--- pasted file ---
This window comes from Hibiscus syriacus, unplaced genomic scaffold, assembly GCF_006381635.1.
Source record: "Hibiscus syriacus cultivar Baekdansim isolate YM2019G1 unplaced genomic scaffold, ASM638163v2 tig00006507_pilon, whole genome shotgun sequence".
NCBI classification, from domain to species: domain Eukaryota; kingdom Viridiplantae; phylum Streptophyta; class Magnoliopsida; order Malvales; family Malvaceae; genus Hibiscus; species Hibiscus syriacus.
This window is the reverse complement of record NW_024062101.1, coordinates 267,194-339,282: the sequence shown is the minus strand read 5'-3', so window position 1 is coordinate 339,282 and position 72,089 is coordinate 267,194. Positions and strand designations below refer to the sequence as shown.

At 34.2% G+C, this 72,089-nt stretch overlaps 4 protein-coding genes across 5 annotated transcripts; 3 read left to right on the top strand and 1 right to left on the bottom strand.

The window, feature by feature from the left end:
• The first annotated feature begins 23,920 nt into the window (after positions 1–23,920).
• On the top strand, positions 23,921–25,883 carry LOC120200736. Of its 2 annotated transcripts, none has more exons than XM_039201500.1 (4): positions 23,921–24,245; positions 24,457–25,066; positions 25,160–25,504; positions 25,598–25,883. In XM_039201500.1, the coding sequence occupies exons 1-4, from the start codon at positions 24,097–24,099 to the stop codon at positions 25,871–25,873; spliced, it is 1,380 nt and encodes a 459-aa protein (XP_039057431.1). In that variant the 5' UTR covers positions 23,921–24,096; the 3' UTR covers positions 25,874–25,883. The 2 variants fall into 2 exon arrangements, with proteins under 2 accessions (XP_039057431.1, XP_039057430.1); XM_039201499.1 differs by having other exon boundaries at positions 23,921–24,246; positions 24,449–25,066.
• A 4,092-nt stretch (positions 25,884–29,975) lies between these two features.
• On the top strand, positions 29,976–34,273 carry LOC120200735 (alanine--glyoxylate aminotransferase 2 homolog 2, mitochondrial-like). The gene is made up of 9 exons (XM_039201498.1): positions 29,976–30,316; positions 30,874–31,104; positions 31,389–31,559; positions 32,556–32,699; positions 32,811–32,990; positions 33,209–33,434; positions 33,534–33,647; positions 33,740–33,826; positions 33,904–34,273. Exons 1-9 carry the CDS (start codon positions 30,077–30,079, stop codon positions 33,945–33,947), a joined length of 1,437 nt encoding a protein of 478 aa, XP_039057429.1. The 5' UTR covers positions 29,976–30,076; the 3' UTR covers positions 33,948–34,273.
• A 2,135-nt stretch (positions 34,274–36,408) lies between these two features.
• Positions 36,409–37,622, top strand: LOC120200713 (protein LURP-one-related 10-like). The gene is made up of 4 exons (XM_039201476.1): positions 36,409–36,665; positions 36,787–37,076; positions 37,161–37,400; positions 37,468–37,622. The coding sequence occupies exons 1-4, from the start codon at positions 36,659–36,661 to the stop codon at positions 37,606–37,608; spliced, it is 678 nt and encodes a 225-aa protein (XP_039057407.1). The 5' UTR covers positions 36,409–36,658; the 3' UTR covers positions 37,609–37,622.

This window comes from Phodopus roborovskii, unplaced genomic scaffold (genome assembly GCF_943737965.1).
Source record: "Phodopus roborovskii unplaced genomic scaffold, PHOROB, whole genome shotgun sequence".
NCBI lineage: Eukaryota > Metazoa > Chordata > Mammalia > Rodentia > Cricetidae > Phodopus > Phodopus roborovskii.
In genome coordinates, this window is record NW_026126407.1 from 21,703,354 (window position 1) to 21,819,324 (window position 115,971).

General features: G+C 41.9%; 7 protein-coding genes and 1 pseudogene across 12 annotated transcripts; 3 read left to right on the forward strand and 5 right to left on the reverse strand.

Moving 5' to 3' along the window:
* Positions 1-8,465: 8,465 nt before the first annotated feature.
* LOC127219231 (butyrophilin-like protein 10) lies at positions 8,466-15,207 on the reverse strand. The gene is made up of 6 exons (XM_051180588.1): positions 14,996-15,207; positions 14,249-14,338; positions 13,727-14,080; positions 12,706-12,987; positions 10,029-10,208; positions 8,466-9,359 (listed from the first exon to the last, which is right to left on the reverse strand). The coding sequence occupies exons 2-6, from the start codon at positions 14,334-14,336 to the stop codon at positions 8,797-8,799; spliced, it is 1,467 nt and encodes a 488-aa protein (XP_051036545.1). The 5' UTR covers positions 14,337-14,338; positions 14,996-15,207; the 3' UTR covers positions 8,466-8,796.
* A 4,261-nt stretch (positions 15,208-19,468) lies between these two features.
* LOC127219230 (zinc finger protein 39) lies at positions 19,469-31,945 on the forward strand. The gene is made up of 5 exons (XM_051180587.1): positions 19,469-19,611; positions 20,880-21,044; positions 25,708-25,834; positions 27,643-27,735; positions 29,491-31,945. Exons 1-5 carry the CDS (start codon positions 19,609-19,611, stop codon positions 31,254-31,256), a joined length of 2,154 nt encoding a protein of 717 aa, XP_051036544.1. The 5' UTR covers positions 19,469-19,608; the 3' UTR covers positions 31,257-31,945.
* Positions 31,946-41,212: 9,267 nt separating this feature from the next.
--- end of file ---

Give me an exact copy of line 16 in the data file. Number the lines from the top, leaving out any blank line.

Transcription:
In genome coordinates, this window is record NW_026126407.1 from 21,703,354 (window position 1) to 21,819,324 (window position 115,971).